Monday, December 04, 2017

Two ways ISPs can do content-based filtering of encrypted traffic

Vaguely a propos of the revived net neutrality debate, a while back I saw someone on Twitter claim that it is technically not possible for ISPs to do content-based (as opposed to destination-based) filtering of SSL traffic. This statement seems initially plausible, but is false. I can think of two technical mechanisms to do content-based filtering.

First, it is possible to identify encrypted content via traffic analysis. ISPs could compile a database of traffic signatures which they wish to throttle (e.g., for videos that are available from their own video streaming services) and throttle any traffic matching that signature.

Second, ISPs can require that users add a trusted SSL root cert owned by the ISP, thus allowing the ISP to man-in-the-middle all SSL traffic. Obviously, content-based filtering then becomes trivial.

You might object that this second measure would be unacceptably onerous, and would be rejected by the market. In the near future, a middle-class American family of four may own ten or twenty Internet-connected devices, running a half-dozen operating systems, and demanding that users install a root cert on all of them would cause unbelievable inconvenience and outcry. This might be true, but without even trying very hard I can think of numerous ways that ISPs could try to acclimate users to this bitter pill:

  • Of course, the software package would be named something relatively innocuous, like "Comcast Internet Security Accelerator" or some such nonsense.
  • The MITM cert might only be required for devices that wish to access the "fast lane" — in other words, the ISP would simply throttle any SSL connection that it does not MITM. All the household's devices would be functional even if you didn't jump through this hoop, but the ones that need the fastest connections — say, the PC that streams HD VR video — would require the MITM cert installation.
  • The ISP could distribute web browsers and other apps that embed the trusted cert — for example, Comcast could provide a custom build of Chromium — and require their use for the "fast lane". Again, you wouldn't need this app for casual web browsing, only for sites that are sensitive to speed.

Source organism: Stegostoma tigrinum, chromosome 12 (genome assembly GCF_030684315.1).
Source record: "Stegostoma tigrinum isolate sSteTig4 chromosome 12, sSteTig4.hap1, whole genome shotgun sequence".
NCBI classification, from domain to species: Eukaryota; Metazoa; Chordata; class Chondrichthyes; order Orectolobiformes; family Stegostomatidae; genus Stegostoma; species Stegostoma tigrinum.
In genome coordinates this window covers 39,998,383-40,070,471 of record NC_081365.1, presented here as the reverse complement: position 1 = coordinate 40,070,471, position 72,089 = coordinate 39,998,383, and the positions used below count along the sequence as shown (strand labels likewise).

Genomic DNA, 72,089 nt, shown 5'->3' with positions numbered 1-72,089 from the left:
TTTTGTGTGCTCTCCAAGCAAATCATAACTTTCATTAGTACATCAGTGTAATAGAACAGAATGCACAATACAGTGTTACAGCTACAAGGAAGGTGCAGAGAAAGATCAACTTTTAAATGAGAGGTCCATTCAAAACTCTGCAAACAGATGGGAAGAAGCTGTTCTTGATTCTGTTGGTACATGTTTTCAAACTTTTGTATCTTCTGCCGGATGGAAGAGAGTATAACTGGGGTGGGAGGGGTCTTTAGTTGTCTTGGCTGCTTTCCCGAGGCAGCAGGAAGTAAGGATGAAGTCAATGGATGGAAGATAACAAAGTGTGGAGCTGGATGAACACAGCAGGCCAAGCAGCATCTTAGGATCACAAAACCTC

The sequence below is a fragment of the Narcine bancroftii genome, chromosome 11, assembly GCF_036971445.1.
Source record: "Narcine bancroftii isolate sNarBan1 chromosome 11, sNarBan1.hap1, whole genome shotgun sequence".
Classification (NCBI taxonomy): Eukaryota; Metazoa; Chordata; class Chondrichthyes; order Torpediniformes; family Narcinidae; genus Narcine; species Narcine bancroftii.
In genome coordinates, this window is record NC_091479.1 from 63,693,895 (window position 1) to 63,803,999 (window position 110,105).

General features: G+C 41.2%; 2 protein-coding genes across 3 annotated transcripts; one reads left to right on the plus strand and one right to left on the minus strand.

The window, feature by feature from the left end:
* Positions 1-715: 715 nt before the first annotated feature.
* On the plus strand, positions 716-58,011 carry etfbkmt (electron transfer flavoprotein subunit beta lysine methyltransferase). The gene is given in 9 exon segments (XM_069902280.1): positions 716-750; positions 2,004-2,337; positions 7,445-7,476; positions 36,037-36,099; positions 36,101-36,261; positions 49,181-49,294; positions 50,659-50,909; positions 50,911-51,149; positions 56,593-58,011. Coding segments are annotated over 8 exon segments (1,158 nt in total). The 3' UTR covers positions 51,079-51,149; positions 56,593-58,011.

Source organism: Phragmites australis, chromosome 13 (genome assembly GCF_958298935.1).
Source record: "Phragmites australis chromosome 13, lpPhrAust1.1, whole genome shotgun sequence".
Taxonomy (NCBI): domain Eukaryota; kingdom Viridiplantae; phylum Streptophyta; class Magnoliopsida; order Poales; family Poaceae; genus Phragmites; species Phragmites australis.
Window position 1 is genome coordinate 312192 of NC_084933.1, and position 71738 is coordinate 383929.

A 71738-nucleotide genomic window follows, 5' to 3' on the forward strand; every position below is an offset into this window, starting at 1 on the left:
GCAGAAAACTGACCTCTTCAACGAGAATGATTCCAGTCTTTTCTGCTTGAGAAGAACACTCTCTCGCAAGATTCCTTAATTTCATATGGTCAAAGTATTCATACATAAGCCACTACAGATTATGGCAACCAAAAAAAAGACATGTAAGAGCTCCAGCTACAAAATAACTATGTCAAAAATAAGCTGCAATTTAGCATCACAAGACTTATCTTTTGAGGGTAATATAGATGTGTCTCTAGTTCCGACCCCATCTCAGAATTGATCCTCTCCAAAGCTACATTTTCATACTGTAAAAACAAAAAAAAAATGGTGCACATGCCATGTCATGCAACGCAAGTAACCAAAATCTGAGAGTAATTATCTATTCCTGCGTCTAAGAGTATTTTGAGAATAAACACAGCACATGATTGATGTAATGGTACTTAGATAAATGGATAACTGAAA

• ISPs could strike distribution deals with mobile carriers to install root certs on phones. The most obnoxious way to do this would be to ship the phone's ROM with the MITM cert baked in; this would probably cause massive outcry, akin to the eDellRoot debacle. A sneakier way to do it would be to ship a carrier-branded app that has the ability to update the trusted cert store (by itself this is arguably innocuous), along with an ISP-branded app that (a) nags the user for consent when it detects that the phone is on the ISP's network, something like "Welcome to Comcast! Do you want to enable Comcast Fast Lane[TM]?", and (b) when the user "consents", installs the MITM root cert by delegating to the carrier's app.
  • ISPs could embed a web browser connected to a virtualized display in the set-top box. The set-top box, of course, would already trust the MITM cert. Then, instead of browsing directly to or whatever, you would first browse to http://xfinity.local/, which would present you with a web app that is itself a browser running via remote desktop protocol. Then you would type into the address bar of this web browser. The ISP could even "helpfully" set up its DNS to perform this redirection automatically (if you type without the https).

These are just the ideas that occur to me in about twenty minutes of thinking. If these seem farfetched to you, there may be other ways to boil this frog. Companies can be rather creative when there are billions of dollars of rents to be extracted. The result does not have to be low-cost or seamless for the user; local broadband ISPs in the United States are subject to practically no competition and whatever they implement just has to be marginally less painful than waiting for your content to download over the cellular network.